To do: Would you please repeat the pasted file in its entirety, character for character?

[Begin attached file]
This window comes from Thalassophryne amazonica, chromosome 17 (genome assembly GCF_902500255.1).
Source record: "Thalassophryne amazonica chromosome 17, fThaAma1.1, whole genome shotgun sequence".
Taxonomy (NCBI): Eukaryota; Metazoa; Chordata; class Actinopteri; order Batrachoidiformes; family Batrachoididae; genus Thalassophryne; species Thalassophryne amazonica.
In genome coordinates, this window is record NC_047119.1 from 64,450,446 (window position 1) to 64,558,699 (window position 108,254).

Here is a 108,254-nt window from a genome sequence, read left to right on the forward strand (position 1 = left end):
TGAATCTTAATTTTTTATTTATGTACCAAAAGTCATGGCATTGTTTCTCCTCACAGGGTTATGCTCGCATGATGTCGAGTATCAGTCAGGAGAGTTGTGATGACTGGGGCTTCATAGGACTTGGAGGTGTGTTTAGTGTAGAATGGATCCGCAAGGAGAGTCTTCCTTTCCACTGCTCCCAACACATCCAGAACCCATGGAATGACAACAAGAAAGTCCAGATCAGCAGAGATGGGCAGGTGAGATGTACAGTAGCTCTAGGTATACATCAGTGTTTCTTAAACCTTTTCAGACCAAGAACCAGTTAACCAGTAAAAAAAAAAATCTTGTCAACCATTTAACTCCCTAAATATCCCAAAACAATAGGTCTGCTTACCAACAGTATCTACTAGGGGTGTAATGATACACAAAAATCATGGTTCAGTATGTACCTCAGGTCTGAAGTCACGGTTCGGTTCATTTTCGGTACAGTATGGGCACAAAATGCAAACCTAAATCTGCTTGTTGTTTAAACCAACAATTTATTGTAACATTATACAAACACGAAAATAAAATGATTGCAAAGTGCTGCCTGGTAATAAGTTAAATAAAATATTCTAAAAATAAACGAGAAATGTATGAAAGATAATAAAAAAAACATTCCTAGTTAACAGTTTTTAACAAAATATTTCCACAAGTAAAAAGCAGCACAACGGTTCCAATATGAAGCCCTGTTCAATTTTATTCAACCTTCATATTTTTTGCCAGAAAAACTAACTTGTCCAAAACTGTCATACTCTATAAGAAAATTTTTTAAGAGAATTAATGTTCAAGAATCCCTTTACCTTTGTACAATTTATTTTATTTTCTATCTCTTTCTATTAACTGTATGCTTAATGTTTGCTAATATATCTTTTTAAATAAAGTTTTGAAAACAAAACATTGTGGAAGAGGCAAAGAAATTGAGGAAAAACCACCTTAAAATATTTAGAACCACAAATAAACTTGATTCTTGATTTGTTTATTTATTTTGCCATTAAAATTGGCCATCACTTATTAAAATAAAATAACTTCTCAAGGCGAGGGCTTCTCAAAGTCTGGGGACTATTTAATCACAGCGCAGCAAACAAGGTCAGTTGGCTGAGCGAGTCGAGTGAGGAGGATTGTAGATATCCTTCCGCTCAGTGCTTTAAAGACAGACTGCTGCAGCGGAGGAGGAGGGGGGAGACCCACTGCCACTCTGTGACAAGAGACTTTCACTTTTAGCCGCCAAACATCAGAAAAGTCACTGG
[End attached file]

This window comes from Thalassophryne amazonica, chromosome 17 (genome assembly GCF_902500255.1).
Source record: "Thalassophryne amazonica chromosome 17, fThaAma1.1, whole genome shotgun sequence".
Taxonomy (NCBI): Eukaryota; Metazoa; Chordata; class Actinopteri; order Batrachoidiformes; family Batrachoididae; genus Thalassophryne; species Thalassophryne amazonica.
In genome coordinates, this window is record NC_047119.1 from 64,450,446 (window position 1) to 64,558,699 (window position 108,254).

Here is a 108,254-nt window from a genome sequence, read left to right on the forward strand (position 1 = left end):
TGAATCTTAATTTTTTATTTATGTACCAAAAGTCATGGCATTGTTTCTCCTCACAGGGTTATGCTCGCATGATGTCGAGTATCAGTCAGGAGAGTTGTGATGACTGGGGCTTCATAGGACTTGGAGGTGTGTTTAGTGTAGAATGGATCCGCAAGGAGAGTCTTCCTTTCCACTGCTCCCAACACATCCAGAACCCATGGAATGACAACAAGAAAGTCCAGATCAGCAGAGATGGGCAGGTGAGATGTACAGTAGCTCTAGGTATACATCAGTGTTTCTTAAACCTTTTCAGACCAAGAACCAGTTAACCAGTAAAAAAAAAAATCTTGTCAACCATTTAACTCCCTAAATATCCCAAAACAATAGGTCTGCTTACCAACAGTATCTACTAGGGGTGTAATGATACACAAAAATCATGGTTCAGTATGTACCTCAGGTCTGAAGTCACGGTTCGGTTCATTTTCGGTACAGTATGGGCACAAAATGCAAACCTAAATCTGCTTGTTGTTTAAACCAACAATTTATTGTAACATTATACAAACACGAAAATAAAATGATTGCAAAGTGCTGCCTGGTAATAAGTTAAATAAAATATTCTAAAAATAAACGAGAAATGTATGAAAGATAATAAAAAAAACATTCCTAGTTAACAGTTTTTAACAAAATATTTCCACAAGTAAAAAGCAGCACAACGGTTCCAATATGAAGCCCTGTTCAATTTTATTCAACCTTCATATTTTTTGCCAGAAAAACTAACTTGTCCAAAACTGTCATACTCTATAAGAAAATTTTTTAAGAGAATTAATGTTCAAGAATCCCTTTACCTTTGTACAATTTATTTTATTTTCTATCTCTTTCTATTAACTGTATGCTTAATGTTTGCTAATATATCTTTTTAAATAAAGTTTTGAAAACAAAACATTGTGGAAGAGGCAAAGAAATTGAGGAAAAACCACCTTAAAATATTTAGAACCACAAATAAACTTGATTCTTGATTTGTTTATTTATTTTGCCATTAAAATTGGCCATCACTTATTAAAATAAAATAACTTCTCAAGGCGAGGGCTTCTCAAAGTCTGGGGACTATTTAATCACAGCGCAGCAAACAAGGTCAGTTGGCTGAGCGAGTCGAGTGAGGAGGATTGTAGATATCCTTCCGCTCAGTGCTTTAAAGACAGACTGCTGCAGCGGAGGAGGAGGGGGGAGACCCACTGCCACTCTGTGACAAGAGACTTTCACTTTTAGCCGCCAAACATCAGAAAAGTCACTGG